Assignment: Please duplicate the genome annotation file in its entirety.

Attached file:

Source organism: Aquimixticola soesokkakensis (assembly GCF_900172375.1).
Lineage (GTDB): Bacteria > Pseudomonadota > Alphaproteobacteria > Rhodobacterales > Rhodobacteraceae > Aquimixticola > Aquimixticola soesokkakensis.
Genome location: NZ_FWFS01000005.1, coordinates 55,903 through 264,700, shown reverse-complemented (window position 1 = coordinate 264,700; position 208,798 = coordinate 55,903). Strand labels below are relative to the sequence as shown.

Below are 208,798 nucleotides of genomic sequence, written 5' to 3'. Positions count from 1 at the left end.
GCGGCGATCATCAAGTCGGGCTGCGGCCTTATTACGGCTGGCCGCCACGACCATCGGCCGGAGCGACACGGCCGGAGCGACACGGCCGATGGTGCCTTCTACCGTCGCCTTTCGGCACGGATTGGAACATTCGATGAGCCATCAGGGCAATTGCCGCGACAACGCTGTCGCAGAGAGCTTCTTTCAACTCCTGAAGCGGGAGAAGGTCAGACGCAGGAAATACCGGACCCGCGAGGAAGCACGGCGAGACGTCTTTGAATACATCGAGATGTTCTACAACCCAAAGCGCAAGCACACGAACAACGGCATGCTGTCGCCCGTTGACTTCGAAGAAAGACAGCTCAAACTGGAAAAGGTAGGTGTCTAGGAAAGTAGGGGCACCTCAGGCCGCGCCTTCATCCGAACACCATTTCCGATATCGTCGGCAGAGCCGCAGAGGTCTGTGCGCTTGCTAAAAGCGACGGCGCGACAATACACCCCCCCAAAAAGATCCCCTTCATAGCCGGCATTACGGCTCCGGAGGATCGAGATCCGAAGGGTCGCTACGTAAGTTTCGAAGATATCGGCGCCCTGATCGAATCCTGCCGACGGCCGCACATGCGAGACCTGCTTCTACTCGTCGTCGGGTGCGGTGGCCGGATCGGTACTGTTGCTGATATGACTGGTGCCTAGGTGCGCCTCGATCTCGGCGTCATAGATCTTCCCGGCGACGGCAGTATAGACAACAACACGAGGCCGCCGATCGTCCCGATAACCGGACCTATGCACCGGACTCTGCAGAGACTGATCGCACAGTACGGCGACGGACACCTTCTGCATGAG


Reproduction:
Source organism: Aquimixticola soesokkakensis (assembly GCF_900172375.1).
Lineage (GTDB): Bacteria > Pseudomonadota > Alphaproteobacteria > Rhodobacterales > Rhodobacteraceae > Aquimixticola > Aquimixticola soesokkakensis.
Genome location: NZ_FWFS01000005.1, coordinates 55,903 through 264,700, shown reverse-complemented (window position 1 = coordinate 264,700; position 208,798 = coordinate 55,903). Strand labels below are relative to the sequence as shown.

Below are 208,798 nucleotides of genomic sequence, written 5' to 3'. Positions count from 1 at the left end.
GCGGCGATCATCAAGTCGGGCTGCGGCCTTATTACGGCTGGCCGCCACGACCATCGGCCGGAGCGACACGGCCGGAGCGACACGGCCGATGGTGCCTTCTACCGTCGCCTTTCGGCACGGATTGGAACATTCGATGAGCCATCAGGGCAATTGCCGCGACAACGCTGTCGCAGAGAGCTTCTTTCAACTCCTGAAGCGGGAGAAGGTCAGACGCAGGAAATACCGGACCCGCGAGGAAGCACGGCGAGACGTCTTTGAATACATCGAGATGTTCTACAACCCAAAGCGCAAGCACACGAACAACGGCATGCTGTCGCCCGTTGACTTCGAAGAAAGACAGCTCAAACTGGAAAAGGTAGGTGTCTAGGAAAGTAGGGGCACCTCAGGCCGCGCCTTCATCCGAACACCATTTCCGATATCGTCGGCAGAGCCGCAGAGGTCTGTGCGCTTGCTAAAAGCGACGGCGCGACAATACACCCCCCCAAAAAGATCCCCTTCATAGCCGGCATTACGGCTCCGGAGGATCGAGATCCGAAGGGTCGCTACGTAAGTTTCGAAGATATCGGCGCCCTGATCGAATCCTGCCGACGGCCGCACATGCGAGACCTGCTTCTACTCGTCGTCGGGTGCGGTGGCCGGATCGGTACTGTTGCTGATATGACTGGTGCCTAGGTGCGCCTCGATCTCGGCGTCATAGATCTTCCCGGCGACGGCAGTATAGACAACAACACGAGGCCGCCGATCGTCCCGATAACCGGACCTATGCACCGGACTCTGCAGAGACTGATCGCACAGTACGGCGACGGACACCTTCTGCATGAG